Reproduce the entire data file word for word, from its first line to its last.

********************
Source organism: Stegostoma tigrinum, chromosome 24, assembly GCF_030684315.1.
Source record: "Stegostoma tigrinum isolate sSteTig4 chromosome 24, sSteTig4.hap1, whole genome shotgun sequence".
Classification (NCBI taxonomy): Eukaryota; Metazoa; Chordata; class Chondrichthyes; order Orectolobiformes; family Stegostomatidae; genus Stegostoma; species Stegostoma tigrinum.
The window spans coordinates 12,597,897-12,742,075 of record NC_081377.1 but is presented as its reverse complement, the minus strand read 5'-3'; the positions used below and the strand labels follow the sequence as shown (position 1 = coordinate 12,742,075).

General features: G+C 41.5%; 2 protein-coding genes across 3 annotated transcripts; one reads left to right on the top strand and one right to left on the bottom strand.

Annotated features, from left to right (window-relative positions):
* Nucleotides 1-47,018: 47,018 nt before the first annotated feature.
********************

Source organism: Stegostoma tigrinum, chromosome 24, assembly GCF_030684315.1.
Source record: "Stegostoma tigrinum isolate sSteTig4 chromosome 24, sSteTig4.hap1, whole genome shotgun sequence".
Classification (NCBI taxonomy): Eukaryota; Metazoa; Chordata; class Chondrichthyes; order Orectolobiformes; family Stegostomatidae; genus Stegostoma; species Stegostoma tigrinum.
The window spans coordinates 12,597,897-12,742,075 of record NC_081377.1 but is presented as its reverse complement, the minus strand read 5'-3'; the positions used below and the strand labels follow the sequence as shown (position 1 = coordinate 12,742,075).

General features: G+C 41.5%; 2 protein-coding genes across 3 annotated transcripts; one reads left to right on the top strand and one right to left on the bottom strand.

Annotated features, from left to right (window-relative positions):
* Nucleotides 1-47,018: 47,018 nt before the first annotated feature.